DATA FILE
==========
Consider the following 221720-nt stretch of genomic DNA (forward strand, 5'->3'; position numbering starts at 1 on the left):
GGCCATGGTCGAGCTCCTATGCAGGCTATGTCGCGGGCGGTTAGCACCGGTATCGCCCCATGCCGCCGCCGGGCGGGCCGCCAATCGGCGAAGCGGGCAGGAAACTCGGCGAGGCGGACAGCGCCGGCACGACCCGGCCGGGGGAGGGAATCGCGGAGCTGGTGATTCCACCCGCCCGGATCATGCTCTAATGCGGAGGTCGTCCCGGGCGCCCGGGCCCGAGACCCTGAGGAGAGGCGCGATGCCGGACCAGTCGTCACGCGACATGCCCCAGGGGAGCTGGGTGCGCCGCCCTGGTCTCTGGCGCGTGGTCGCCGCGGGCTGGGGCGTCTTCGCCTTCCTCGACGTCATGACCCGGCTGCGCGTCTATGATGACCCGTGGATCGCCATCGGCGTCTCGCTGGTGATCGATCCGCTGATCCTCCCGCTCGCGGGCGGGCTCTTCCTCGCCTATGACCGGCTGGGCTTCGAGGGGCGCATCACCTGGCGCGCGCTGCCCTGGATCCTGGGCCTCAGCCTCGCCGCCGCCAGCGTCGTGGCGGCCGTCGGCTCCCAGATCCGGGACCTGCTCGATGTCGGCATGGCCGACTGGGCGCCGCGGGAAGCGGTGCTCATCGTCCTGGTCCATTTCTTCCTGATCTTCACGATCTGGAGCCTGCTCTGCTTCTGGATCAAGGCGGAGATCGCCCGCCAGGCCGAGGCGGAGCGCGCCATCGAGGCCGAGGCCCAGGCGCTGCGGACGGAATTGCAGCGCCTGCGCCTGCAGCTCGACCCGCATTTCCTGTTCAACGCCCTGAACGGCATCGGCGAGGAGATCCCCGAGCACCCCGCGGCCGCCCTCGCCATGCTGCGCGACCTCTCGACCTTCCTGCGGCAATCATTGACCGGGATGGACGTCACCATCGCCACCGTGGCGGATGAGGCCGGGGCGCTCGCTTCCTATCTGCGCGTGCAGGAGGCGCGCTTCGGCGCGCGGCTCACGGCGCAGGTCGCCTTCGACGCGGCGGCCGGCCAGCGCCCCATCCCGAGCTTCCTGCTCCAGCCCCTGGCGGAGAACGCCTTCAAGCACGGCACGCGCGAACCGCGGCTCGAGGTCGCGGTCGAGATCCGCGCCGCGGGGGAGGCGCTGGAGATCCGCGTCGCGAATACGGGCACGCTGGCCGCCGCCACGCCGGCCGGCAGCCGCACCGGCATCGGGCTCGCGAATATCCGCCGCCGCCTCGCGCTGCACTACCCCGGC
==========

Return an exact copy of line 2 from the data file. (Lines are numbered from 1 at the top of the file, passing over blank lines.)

GGCCATGGTCGAGCTCCTATGCAGGCTATGTCGCGGGCGGTTAGCACCGGTATCGCCCCATGCCGCCGCCGGGCGGGCCGCCAATCGGCGAAGCGGGCAGGAAACTCGGCGAGGCGGACAGCGCCGGCACGACCCGGCCGGGGGAGGGAATCGCGGAGCTGGTGATTCCACCCGCCCGGATCATGCTCTAATGCGGAGGTCGTCCCGGGCGCCCGGGCCCGAGACCCTGAGGAGAGGCGCGATGCCGGACCAGTCGTCACGCGACATGCCCCAGGGGAGCTGGGTGCGCCGCCCTGGTCTCTGGCGCGTGGTCGCCGCGGGCTGGGGCGTCTTCGCCTTCCTCGACGTCATGACCCGGCTGCGCGTCTATGATGACCCGTGGATCGCCATCGGCGTCTCGCTGGTGATCGATCCGCTGATCCTCCCGCTCGCGGGCGGGCTCTTCCTCGCCTATGACCGGCTGGGCTTCGAGGGGCGCATCACCTGGCGCGCGCTGCCCTGGATCCTGGGCCTCAGCCTCGCCGCCGCCAGCGTCGTGGCGGCCGTCGGCTCCCAGATCCGGGACCTGCTCGATGTCGGCATGGCCGACTGGGCGCCGCGGGAAGCGGTGCTCATCGTCCTGGTCCATTTCTTCCTGATCTTCACGATCTGGAGCCTGCTCTGCTTCTGGATCAAGGCGGAGATCGCCCGCCAGGCCGAGGCGGAGCGCGCCATCGAGGCCGAGGCCCAGGCGCTGCGGACGGAATTGCAGCGCCTGCGCCTGCAGCTCGACCCGCATTTCCTGTTCAACGCCCTGAACGGCATCGGCGAGGAGATCCCCGAGCACCCCGCGGCCGCCCTCGCCATGCTGCGCGACCTCTCGACCTTCCTGCGGCAATCATTGACCGGGATGGACGTCACCATCGCCACCGTGGCGGATGAGGCCGGGGCGCTCGCTTCCTATCTGCGCGTGCAGGAGGCGCGCTTCGGCGCGCGGCTCACGGCGCAGGTCGCCTTCGACGCGGCGGCCGGCCAGCGCCCCATCCCGAGCTTCCTGCTCCAGCCCCTGGCGGAGAACGCCTTCAAGCACGGCACGCGCGAACCGCGGCTCGAGGTCGCGGTCGAGATCCGCGCCGCGGGGGAGGCGCTGGAGATCCGCGTCGCGAATACGGGCACGCTGGCCGCCGCCACGCCGGCCGGCAGCCGCACCGGCATCGGGCTCGCGAATATCCGCCGCCGCCTCGCGCTGCACTACCCCGGC